by Sarah Gold
When was the last time you looked at a food label on a packaged product in the grocery store? If you’re like most Friedman students, it was probably the last time you went to the grocery store. As you shop, you might check for calorie and fat content or even the grams of sugar, fiber and sodium. Or maybe you would even go so far as to look at the ingredients list to know exactly what you’re eating. But if you ask the average American consumer about the last time they turned that food package around before putting it in their shopping cart, you’ll likely get a lot of blank stares in return. Unfortunately, for the majority of America, it’s what’s on the front of the package that matters.
Last week, America’s leading food and beverage companies announced the introduction of Nutrition Keys, the new front-of-pack labeling system. Nutrition Keys is intended to be a tool to help busy consumers make more informed decisions about the food they are purchasing. This is a voluntary program, not mandated by the FDA, and it comes in response to a request by Michelle Obama to include a front-of-pack labeling system that can be adopted by any food company. Nutrition Keys will include calories and up to three ingredients to limit such as sugar, sodium, or saturated fat. In addition, they can include up to two “nutrients to encourage,” such as vitamins A, C, D, iron or calcium, as long as the food includes at least 10% of the recommended amount of that nutrient.
At first glance, this looks like a fantastic idea. Put the information where consumers can’t miss it and they’ll make better decisions, right? In an ideal world, that’s exactly what should happen, but it’s not that simple. Combining nutrients to limit and nutrients to encourage in the same message makes it confusing for consumers. There are already misleading marketing claims on the packages of foods, and we don’t need people justifying the 11g of saturated fat in ice cream because it contains calcium and vitamin A!
This begs the question: do consumers actually know what these numbers mean? If a product is high in sodium but also has high fiber content, is that better than the product with low sodium, high sugar, and has and adequate vitamin C? What about a product that is low-calorie, low-fat, no-sugar but has no nutrients? Even as a nutrition student I still sometimes stand in the grocery store aisles, staring at ingredient lists and nutrition facts trying to pick the best and most nutritious product. Without more explanation, how will the average shopper know if 300 calories per serving of ice cream is a little or a lot? Speaking of serving sizes, Nutrition Keys have completely ignored the serving size on the label. To keep with the ice cream example, one serving is a ½ cup. Do you know anyone who actually eats only ½ cup of ice cream? It’s very hard to do.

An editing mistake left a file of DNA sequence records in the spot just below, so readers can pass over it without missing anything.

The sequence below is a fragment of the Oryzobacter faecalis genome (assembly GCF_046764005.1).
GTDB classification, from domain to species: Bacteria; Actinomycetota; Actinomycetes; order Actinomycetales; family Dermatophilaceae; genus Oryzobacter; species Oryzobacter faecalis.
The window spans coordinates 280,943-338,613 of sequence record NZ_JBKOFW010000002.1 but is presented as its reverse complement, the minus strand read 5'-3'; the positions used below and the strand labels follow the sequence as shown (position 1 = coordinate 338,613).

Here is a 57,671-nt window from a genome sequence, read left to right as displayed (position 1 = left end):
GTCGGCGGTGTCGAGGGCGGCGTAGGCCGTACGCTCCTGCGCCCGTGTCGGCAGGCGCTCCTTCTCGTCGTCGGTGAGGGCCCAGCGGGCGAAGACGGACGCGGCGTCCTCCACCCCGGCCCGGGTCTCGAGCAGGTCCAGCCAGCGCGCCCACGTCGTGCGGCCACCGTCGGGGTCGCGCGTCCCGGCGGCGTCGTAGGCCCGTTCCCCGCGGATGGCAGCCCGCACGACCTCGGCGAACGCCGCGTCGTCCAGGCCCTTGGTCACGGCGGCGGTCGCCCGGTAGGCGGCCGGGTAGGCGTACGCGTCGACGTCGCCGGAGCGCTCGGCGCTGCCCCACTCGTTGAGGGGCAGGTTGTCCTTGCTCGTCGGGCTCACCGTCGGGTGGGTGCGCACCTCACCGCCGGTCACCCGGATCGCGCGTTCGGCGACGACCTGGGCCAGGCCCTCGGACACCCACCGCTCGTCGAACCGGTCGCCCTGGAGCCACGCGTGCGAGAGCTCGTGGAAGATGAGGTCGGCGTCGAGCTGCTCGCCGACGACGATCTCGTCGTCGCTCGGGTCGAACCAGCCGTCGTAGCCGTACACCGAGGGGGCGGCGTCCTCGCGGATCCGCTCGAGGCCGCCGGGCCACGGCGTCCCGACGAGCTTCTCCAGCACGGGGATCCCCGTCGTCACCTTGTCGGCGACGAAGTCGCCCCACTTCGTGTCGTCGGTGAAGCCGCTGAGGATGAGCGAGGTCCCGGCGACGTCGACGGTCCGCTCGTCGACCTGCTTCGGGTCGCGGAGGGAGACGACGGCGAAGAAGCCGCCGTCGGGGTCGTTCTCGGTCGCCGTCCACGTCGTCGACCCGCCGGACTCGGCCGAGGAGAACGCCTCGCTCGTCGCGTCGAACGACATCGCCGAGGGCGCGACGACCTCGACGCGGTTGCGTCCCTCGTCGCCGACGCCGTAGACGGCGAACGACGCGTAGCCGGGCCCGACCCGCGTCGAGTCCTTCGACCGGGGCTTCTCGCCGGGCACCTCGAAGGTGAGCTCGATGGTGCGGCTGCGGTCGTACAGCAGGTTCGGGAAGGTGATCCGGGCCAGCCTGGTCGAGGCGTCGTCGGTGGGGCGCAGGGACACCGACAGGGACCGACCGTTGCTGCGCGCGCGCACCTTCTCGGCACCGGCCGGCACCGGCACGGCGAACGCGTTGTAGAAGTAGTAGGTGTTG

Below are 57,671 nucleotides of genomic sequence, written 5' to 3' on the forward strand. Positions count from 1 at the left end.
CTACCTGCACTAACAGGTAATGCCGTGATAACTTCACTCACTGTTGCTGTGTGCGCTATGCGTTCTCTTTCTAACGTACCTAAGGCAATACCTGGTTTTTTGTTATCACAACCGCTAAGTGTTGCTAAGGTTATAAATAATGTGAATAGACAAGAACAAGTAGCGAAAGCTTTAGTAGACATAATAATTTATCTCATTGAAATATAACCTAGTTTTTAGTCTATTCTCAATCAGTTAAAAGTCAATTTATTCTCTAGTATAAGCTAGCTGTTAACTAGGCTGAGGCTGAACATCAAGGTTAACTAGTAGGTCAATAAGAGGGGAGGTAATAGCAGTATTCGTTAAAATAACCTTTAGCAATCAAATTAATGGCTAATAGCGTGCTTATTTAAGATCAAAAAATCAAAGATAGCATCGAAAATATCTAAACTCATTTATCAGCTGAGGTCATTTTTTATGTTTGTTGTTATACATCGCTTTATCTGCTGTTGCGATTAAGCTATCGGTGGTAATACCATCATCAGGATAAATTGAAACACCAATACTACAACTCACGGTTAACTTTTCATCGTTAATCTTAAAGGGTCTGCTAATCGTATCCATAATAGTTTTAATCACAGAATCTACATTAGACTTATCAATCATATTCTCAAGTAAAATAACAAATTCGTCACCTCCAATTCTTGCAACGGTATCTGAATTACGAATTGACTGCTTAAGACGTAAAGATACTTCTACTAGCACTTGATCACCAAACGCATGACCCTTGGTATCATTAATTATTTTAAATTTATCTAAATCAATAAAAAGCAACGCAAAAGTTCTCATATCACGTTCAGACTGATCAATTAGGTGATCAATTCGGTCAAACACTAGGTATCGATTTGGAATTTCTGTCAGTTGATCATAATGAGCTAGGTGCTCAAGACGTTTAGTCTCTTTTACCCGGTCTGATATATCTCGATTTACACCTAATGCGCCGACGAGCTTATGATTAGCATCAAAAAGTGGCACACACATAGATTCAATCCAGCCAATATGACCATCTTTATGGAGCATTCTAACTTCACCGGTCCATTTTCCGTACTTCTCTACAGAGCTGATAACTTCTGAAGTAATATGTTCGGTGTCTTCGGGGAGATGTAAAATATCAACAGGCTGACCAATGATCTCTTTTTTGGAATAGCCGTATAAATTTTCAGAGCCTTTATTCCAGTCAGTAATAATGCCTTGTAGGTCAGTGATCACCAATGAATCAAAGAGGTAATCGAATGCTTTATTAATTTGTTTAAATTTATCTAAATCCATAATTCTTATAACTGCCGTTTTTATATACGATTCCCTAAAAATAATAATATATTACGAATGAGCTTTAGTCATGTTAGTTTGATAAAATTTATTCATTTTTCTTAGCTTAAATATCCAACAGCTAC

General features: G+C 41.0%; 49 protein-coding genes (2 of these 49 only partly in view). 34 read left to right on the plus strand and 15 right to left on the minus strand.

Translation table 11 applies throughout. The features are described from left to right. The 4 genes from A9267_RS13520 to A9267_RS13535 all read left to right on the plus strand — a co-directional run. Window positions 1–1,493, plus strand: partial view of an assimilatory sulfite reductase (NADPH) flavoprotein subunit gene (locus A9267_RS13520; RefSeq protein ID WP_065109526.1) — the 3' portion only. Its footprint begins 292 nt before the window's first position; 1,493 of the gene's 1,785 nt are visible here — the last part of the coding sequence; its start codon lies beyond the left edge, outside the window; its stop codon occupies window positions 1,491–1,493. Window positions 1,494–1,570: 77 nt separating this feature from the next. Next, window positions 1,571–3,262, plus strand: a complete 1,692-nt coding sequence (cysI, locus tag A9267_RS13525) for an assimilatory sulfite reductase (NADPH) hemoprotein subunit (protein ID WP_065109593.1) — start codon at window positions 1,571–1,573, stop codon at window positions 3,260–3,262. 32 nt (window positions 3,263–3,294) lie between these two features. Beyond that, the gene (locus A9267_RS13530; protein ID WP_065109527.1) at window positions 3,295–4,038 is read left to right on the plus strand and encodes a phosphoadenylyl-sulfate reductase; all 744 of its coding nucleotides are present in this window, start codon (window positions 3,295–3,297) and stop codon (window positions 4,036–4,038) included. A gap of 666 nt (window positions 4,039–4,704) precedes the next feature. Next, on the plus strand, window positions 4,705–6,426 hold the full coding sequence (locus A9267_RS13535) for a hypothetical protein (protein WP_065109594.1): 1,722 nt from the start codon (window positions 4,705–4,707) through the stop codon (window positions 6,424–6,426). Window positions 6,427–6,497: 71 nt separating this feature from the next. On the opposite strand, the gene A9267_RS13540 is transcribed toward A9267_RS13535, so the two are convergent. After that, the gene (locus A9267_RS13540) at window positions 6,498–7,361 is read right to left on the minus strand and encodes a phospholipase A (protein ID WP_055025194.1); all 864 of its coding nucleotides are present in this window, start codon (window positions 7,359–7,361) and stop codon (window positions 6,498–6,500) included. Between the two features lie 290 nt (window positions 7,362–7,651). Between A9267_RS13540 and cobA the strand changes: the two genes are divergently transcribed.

To add to the confusion, the FDA will not regulate Nutrition Keys. While the developers of Nutrition Keys have set some specific guidelines for what should be showcased, there will be no outside organization regulating how this is implemented. It’s important for the food companies to lead this effort, but there is potential for the implementation to become complicated and lack uniformity across brands.
With no explanation of how to interpret the nutrition information, putting the information on the front of the package just adds clutter to an already saturated space. So remember, as you start to see these labels in the grocery store, think carefully about what you’re purchasing. Just because ice cream contains calcium doesn’t mean it’s good for you!